French authorities are on alert and warning of gunfire in Burkina Faso’s capital Ouagadougou and telling French citizens to stay inside after an apparent Islamic extremist attack.
French President Emmanuel Macron’s office says he is following the situation closely. The attack comes three months after Macron visited the former French colony.
Islamic extremists opened fire on the French Embassy and army headquarters in separate attacks in Burkina Faso’s capital Friday, and at least four of them were killed by armed forces, the communications minister said.
One witness also said several soldiers were killed at the army facility, but there was no confirmation from the government or military.
It was not immediately clear how many militants were involved in the attacks, which left several people wounded, said Souro Sanou, an official at a hospital in Ouagadougou. He had no other details on the casualtie
Jean Bosco Kienou, director general of Burkina Faso’s police, and French Prime Minister Edouard Philippe both called it a terrorist attack. There was no claim of responsibility.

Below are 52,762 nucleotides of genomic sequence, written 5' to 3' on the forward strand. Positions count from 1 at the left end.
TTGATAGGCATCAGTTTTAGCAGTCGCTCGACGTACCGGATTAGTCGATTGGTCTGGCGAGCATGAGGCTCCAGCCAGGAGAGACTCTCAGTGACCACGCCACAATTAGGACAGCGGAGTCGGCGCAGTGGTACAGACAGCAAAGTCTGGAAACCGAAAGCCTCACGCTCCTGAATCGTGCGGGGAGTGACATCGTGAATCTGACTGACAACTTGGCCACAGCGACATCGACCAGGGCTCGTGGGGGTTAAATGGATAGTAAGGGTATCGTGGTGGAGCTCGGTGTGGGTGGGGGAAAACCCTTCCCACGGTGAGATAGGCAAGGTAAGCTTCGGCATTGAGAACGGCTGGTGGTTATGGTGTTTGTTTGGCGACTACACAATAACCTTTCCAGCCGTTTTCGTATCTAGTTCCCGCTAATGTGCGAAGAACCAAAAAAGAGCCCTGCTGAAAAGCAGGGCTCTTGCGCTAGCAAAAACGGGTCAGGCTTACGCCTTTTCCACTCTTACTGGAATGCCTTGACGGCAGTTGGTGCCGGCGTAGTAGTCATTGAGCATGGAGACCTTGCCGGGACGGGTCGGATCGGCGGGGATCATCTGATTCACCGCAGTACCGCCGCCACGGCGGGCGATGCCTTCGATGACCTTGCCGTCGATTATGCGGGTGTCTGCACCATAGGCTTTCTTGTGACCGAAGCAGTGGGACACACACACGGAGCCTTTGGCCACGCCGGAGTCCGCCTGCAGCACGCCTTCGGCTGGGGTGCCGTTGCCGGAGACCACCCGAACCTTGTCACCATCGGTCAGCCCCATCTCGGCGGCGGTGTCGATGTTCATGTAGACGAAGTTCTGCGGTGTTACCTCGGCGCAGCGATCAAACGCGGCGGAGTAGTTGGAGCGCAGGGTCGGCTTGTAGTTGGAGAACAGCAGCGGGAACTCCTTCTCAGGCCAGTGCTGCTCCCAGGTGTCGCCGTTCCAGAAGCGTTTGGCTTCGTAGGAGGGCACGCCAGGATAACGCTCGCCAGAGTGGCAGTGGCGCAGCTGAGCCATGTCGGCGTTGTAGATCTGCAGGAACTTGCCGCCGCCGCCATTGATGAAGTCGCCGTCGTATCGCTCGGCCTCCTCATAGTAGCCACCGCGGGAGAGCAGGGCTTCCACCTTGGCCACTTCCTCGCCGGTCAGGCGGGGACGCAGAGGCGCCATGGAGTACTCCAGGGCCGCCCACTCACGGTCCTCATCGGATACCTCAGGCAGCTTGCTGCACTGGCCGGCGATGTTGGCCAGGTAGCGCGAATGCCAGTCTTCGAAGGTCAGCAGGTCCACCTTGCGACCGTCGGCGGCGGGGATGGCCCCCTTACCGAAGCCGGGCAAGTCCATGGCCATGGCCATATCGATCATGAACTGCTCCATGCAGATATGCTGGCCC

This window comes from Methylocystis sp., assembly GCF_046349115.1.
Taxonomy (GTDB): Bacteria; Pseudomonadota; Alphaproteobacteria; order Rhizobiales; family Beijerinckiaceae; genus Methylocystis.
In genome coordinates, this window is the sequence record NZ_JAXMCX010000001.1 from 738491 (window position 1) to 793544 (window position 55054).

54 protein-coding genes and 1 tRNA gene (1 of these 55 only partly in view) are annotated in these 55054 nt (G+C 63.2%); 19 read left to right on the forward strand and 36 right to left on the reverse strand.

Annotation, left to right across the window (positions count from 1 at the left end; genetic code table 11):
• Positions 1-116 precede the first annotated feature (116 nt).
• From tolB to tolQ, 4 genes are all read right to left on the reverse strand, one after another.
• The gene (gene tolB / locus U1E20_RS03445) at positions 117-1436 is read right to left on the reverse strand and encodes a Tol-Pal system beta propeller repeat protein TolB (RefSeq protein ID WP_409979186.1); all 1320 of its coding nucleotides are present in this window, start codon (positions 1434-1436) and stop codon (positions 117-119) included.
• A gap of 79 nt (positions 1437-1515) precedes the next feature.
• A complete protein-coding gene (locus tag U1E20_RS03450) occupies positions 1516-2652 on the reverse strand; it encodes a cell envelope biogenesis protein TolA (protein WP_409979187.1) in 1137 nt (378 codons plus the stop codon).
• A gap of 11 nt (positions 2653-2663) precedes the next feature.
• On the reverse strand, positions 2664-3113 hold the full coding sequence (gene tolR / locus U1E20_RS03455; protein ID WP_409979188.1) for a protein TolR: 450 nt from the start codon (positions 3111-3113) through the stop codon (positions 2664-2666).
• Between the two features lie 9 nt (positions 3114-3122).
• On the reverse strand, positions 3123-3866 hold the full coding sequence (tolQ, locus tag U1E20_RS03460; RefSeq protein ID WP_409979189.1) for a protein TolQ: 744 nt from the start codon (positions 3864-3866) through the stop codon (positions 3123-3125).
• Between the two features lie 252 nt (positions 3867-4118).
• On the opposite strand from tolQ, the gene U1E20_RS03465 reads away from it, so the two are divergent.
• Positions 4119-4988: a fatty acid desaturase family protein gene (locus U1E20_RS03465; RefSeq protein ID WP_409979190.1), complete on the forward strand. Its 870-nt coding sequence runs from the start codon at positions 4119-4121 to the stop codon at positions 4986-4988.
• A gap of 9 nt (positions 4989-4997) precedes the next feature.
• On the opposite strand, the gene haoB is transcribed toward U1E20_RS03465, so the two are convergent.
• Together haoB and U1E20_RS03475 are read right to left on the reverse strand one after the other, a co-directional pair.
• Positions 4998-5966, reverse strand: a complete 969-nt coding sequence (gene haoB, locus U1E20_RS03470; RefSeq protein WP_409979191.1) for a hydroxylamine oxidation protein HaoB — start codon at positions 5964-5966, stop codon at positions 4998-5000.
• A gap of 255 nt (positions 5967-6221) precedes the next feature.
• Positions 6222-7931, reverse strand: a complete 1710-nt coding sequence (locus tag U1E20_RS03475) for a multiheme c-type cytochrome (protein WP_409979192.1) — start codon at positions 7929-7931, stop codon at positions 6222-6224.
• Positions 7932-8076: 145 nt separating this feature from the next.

Gunfire and explosions resounded for hours but subsided by midday. Workers fled offices near the site of the violence, and helicopters were seen above the embassy.
Defense and security forces responded to the attacks, police said, and barricades were set up.
Witnesses at the state television offices that face the embassy told The Associated Press that five attackers arrived in a pickup truck and started shooting after shouting, “Allahu Akhbar.” They then set fire to the truck and began shooting, the witnesses added.
The assailants there also arrived in a pickup and starting shooting at soldiers, said Moussa Korbeogo, a trader at a nearby market.
“Some of the soldiers ran into a nearby bank to seek shelter. Several were killed outside and inside the premises,” Korbeogo said.
There was no official confirmation of casualties among the security forces.
At least four of the attackers at the French Embassy were killed, said Communications Minister Remy Danjuinou, although he added that the total number of extremists involved at both locations was not known and others may be on the run.
French Foreign Minister Jean-Yves Le Drian said in a statement that Burkina Faso’s security forces were mobilized with the support of the French to “reduce the threat.”
A crisis center was set up at the ministry in Paris to monitor the situation, he said, adding that the safety of French citizens in Ouagadougou “is my priority.”